The ‘Blockchain protocol’ has been dubbed the Internet 2.0. Why? Because blockchain will have as big an impact as the internet had; in simplifying financial transactions, changing how businesses work, and potentially, how society is structured. Over the last year, South Korea have been actively seeking to influence the blockchain market.
What is blockchain?
Blockchain is a digital ledger in which transactions made in bitcoin or another cryptocurrency are recorded chronologically and publicly. A cryptocurrency is generally an encrypted, digital and decentralised currency, it is separate from a ‘centralised bank’. Bitcoin is the original cryptocurrency and the first use of blockchain – blockchain was created to make Bitcoin work. However, blockchains usefulness extends beyond the world of finance. Developers realised that the code beneath Bitcoin can act as a ledger – as it has for Bitcoin. But by allowing information to be distributed but not copied, blockchain has added new slabs on the sharing economy path that society is currently travelling along. This is obviously pretty important and naturally, big business and tech-savvy countries are getting interested.
South Korea Government Drives for Blockchain Progress
South Korea, known for their interventionalist approach when setting the agenda for IT progress, have recently introduced ‘The Bitcoin Regulation Act’. This hopes to begin a regulated market in South Korea of cryptocurrencies. The head of the governments Financial Services Commission said they want to be “spearheading the development of technology and service in the blockchain field” rather than “passively following in the footsteps” of other countries.
Some of the bigger players in South Korea are also cautiously joining the blockchain hype (with encouragement from the government). Samsung SDS (the IT service arm of Samsung) have been quietly working behind the scenes of blockchain for the last few years. From a blockchain powered credit card to releasing their own commercial blockchain services (Nexledger), a lot has happened in a year. Samsung’s government backed blockchain initiative in logistics helped join two major corporations in South Korea when it was backed by Hyundai Merchant Marine, one of the country’s big two shipping heavyweights. Another huge electronics company joining Samsung and Hyundai Merchant Marine is LG. They too have put their IT subsidiary on the blockchain case. In July 2017, they launched their own blockchain backed platform.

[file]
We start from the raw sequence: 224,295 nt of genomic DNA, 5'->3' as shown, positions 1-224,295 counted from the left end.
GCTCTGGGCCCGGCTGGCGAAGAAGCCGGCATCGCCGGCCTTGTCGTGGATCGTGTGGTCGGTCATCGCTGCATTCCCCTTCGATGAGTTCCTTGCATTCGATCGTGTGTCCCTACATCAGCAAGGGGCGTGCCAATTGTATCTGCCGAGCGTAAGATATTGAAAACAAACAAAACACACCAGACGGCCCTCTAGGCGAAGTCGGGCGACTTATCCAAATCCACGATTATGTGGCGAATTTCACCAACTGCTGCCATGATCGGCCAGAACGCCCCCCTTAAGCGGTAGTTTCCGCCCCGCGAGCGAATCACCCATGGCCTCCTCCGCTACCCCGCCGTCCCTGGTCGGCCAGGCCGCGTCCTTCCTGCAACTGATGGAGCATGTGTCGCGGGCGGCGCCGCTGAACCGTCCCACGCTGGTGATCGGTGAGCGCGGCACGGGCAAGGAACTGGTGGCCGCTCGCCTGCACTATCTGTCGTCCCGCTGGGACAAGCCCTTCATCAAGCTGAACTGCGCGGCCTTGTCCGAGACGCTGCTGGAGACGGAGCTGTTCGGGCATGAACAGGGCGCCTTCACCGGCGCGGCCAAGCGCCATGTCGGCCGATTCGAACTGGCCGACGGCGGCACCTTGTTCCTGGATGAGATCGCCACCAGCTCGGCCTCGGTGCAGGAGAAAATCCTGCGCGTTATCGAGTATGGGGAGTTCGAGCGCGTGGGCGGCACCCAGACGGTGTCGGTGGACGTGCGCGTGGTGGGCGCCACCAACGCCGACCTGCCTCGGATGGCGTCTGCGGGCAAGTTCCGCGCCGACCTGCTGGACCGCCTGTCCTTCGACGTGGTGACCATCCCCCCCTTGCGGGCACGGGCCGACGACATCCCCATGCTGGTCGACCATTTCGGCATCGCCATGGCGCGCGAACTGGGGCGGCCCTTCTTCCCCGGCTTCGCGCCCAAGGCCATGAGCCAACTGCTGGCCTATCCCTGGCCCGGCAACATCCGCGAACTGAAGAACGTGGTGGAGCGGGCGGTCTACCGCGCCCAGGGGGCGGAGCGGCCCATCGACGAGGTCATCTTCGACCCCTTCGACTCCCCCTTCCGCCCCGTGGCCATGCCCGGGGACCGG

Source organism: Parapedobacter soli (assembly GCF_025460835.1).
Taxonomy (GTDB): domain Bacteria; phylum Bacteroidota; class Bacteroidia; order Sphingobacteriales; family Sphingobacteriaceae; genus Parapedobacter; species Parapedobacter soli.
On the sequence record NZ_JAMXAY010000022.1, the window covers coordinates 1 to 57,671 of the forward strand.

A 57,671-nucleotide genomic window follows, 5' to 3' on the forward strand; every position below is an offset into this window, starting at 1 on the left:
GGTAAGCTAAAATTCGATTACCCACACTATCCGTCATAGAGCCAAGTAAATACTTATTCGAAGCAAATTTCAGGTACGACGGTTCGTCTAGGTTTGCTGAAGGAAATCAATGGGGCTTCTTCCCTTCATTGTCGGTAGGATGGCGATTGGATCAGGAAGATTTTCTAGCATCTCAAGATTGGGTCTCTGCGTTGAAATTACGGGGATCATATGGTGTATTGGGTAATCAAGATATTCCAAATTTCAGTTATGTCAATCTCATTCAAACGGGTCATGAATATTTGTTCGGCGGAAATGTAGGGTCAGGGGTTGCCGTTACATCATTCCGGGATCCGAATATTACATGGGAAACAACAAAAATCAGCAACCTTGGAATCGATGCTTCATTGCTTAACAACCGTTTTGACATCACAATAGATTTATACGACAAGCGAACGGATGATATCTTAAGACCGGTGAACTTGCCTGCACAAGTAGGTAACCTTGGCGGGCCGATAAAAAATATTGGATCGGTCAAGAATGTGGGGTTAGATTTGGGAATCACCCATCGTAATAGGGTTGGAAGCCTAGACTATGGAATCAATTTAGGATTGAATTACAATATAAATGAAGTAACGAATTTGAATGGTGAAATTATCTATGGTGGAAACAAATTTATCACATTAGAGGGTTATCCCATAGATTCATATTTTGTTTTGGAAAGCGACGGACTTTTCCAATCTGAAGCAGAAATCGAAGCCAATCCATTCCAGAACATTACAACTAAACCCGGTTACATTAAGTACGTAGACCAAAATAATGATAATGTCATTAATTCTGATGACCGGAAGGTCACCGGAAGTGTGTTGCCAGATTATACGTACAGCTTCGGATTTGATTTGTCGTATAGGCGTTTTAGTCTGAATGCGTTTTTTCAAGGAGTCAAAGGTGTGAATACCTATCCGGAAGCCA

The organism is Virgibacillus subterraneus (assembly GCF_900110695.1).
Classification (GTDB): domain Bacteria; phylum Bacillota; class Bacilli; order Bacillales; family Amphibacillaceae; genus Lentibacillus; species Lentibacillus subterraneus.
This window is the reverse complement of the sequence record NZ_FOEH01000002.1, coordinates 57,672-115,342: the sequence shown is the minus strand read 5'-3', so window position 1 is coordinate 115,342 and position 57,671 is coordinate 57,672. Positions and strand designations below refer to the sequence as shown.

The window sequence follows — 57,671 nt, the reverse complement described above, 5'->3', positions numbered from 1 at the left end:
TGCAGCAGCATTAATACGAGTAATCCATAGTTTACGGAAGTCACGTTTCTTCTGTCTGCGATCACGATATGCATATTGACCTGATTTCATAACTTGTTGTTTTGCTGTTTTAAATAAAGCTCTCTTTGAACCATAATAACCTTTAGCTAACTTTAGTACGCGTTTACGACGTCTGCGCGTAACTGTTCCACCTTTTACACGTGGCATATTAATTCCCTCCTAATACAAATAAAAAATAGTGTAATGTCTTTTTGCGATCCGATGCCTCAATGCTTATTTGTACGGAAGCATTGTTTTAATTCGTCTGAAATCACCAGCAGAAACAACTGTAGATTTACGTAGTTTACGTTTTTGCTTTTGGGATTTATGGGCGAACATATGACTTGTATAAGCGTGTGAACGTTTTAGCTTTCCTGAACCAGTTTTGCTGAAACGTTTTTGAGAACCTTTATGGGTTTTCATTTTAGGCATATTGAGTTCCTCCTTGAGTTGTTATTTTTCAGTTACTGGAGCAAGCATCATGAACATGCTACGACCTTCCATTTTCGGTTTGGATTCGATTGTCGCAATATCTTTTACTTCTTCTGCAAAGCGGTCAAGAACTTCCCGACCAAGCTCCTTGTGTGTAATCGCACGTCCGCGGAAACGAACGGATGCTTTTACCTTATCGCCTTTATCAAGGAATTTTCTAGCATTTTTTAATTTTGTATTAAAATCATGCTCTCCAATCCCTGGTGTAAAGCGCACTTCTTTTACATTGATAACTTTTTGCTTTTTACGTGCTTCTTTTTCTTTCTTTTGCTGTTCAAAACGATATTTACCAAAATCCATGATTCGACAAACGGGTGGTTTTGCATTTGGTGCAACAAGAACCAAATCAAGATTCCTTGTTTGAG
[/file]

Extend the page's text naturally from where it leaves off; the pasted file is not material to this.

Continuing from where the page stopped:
South Korea’s efforts so far have been a success. Sixteen major banks and almost twice as many brokerages have signed up to a government-led blockchain consortium, whose leader has claimed that as South Korea’s IT industry is so advanced, the country “will be able to lead the international trend in the blockchain sector if the government, related industries and experts pool their wisdom.” The utilisation of blockchain in South Korean society is filtering from finance and electronic industries to other key sectors. Kyobo Life has started working with several hospitals on a pilot data sharing project using blockchain code developed by South Korea’s Ministry of Science, ICT and Future Planning. It has been a success and the hospitals in the pilot are looking to join with other hospitals around South Korea in a government-backed, cloud-based information system which would synchronise hospital databases across the country.
Seoul’s Sogang University have already started a pilot scheme, and are looking to allow student to pay school fees, use vending machines and exchange money using the blockchain system.
Blockchain has been taken up by major conglomerates and the government in South Korea and this is a massive plus for the future of the blockchain. However, this doesn’t mean it has been universally accepted across South Korean society. The motor industry, which equates to more than a third of the country’s export economy, has had little or no interest in blockchain so far. Also, whilst Samsung and other major IT giants have taken an interest in blockchain, it has been their subsidiaries testing the blockchain market. With South Korea’s tendency for interventionism in the IT sector, if blockchain does kick-off, we’ll be sure to see blockchain platforms rolled out to more sectors in South Korean society.
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